Relax.Rethink.RescheduleAndreas Perdiou, Wedding Cinematographer
For the past few weeks, many couples and the whole wedding industry have been struggling with growing concerns about coronavirus and the growing urgency for social distance. We don’t know what we don’t know, and what we don’t know for sure is when we’re going to be able to have weddings again, but I believe that the end of this year is going to be extremely busy. If you are considering postponing your wedding or wondering what it will look like, read on.
1. Don’t panic.
Yes, this is an unprecedented, rapidly changing situation, but with some patience – maybe a little compromise – you can still have the wedding you have been planning, just perhaps on another day.
2. Review contracts and contact professionals
Review all of your wedding professionals contracts, particularly their cancellation policies and postponements. If you need to, reach out to them for clarifications if nothing is stated in their contracts. This will help you have an idea of the worst-case scenario, from a cost standpoint. Inform everyone that your goal is to keep your entire team of professionals together and just shift the date. Discuss with them what options you may have for doing so, as well as what may happen in the unfortunate event they simply aren’t available on the new date you ended up with. Keep in mind that your goal is to disturb as little of the pre-wedding plans as possible. So contact the venue, discuss what are the financial consequences for changing the date(if any) and get a list of available dates in the time frame that you would like to reschedule the wedding for.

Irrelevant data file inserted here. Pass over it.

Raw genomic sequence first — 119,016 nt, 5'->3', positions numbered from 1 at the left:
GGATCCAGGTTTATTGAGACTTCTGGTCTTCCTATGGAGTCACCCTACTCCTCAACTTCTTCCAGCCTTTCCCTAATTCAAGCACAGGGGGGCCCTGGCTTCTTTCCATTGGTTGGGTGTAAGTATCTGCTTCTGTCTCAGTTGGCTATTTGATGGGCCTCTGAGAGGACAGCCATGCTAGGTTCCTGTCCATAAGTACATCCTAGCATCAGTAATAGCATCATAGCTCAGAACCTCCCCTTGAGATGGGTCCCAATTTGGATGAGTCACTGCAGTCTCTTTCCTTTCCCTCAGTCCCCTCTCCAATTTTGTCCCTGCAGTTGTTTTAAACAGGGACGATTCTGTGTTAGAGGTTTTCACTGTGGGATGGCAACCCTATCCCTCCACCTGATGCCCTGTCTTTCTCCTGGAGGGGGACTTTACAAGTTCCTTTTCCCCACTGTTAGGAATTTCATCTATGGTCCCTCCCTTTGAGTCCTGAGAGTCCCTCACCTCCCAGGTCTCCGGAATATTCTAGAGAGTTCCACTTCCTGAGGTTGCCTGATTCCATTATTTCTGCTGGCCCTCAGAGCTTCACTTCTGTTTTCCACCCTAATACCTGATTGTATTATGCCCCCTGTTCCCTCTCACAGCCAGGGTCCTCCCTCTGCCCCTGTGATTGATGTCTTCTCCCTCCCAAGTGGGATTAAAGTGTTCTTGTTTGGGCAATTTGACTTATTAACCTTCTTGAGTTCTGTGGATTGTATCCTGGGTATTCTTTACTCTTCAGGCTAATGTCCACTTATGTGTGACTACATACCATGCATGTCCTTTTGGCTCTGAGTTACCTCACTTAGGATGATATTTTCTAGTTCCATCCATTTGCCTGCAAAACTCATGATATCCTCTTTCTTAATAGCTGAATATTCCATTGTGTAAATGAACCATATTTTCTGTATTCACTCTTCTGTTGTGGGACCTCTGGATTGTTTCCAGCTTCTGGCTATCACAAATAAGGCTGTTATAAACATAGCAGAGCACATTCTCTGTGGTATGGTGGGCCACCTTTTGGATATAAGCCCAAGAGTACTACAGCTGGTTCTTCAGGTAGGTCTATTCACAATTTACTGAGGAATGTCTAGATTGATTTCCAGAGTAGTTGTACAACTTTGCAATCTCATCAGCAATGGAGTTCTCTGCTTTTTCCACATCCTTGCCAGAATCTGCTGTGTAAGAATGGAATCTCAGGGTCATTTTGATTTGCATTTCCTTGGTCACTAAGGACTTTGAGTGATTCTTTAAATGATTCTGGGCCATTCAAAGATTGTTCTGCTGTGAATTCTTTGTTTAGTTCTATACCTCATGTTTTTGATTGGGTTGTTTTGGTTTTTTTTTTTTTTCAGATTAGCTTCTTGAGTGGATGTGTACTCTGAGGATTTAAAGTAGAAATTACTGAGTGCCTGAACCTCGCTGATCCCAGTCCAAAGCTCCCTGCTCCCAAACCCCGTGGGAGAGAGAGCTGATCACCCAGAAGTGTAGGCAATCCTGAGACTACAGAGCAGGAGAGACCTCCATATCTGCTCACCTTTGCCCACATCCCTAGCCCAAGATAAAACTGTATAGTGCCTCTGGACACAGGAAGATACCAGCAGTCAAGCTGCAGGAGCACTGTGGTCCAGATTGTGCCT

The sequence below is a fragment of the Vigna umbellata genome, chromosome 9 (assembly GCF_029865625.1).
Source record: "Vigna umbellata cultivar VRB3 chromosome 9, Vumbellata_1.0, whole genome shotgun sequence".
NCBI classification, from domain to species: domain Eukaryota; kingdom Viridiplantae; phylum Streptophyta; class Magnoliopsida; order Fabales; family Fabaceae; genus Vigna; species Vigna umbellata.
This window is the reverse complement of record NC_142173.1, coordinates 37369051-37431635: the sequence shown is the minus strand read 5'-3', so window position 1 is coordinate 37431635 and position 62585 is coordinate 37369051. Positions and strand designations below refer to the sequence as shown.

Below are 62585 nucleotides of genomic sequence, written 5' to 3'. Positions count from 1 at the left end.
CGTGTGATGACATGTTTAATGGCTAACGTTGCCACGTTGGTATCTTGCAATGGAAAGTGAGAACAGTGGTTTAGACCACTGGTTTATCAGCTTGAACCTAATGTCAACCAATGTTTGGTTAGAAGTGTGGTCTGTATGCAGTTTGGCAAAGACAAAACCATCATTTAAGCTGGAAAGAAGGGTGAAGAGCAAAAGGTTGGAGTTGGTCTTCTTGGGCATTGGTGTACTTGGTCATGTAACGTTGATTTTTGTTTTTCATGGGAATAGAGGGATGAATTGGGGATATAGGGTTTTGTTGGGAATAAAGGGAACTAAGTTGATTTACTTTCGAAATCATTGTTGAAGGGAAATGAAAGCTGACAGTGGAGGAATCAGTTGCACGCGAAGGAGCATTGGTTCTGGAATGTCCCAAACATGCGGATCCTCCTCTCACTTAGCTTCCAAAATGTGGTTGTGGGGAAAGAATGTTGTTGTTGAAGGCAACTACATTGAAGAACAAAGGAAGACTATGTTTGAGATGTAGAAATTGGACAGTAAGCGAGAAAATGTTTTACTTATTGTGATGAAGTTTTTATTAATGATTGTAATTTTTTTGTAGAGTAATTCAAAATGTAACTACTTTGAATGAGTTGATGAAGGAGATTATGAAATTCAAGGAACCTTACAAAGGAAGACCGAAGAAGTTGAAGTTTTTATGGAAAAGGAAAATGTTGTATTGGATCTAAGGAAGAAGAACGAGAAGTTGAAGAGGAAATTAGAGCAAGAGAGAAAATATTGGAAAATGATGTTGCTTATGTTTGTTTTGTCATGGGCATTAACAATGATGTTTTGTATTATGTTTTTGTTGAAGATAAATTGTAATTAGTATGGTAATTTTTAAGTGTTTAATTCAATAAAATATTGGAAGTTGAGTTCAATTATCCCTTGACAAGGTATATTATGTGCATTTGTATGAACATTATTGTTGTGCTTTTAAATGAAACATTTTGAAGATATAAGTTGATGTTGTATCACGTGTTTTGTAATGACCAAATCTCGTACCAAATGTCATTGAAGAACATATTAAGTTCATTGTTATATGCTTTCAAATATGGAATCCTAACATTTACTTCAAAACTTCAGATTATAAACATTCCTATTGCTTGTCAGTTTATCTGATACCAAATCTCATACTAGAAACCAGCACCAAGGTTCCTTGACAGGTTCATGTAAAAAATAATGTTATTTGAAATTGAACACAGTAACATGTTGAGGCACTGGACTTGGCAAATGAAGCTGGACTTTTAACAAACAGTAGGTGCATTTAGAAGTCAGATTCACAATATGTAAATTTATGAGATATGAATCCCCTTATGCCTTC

3. Discuss a backup plan
Sit down with your partner and your families and discuss what’s the second-best case scenario. Would you rather scrap the original plans than moving the date?
4. Let all guests know promptly
If your invitations have already gone out, postponing warrants a phone call. As for invitations going out in the coming months, it may be best to include a note about a possible postponement or hold off on sending them out for a few weeks. Don’t forget to update your wedding website (if you have one) so all the guests will be able to learn all the new details about the wedding.
5. Try to make a decision sooner than later
If you are inside a two to three weeks prior to the wedding, the florist may have already have ordered the flowers, custom decor items may have been sourced or built or food might be ordered by the caterer.hotel. at that point they won’t be able to refund you for those costs they have already incurred, so you might pay for things twice.
6. Don’t worry about disappointing people
Surely some will be disappointed, but the majority of your guests will likely be relieved that they don’t have to make the decision of whether or not to cancel their RSVP themselves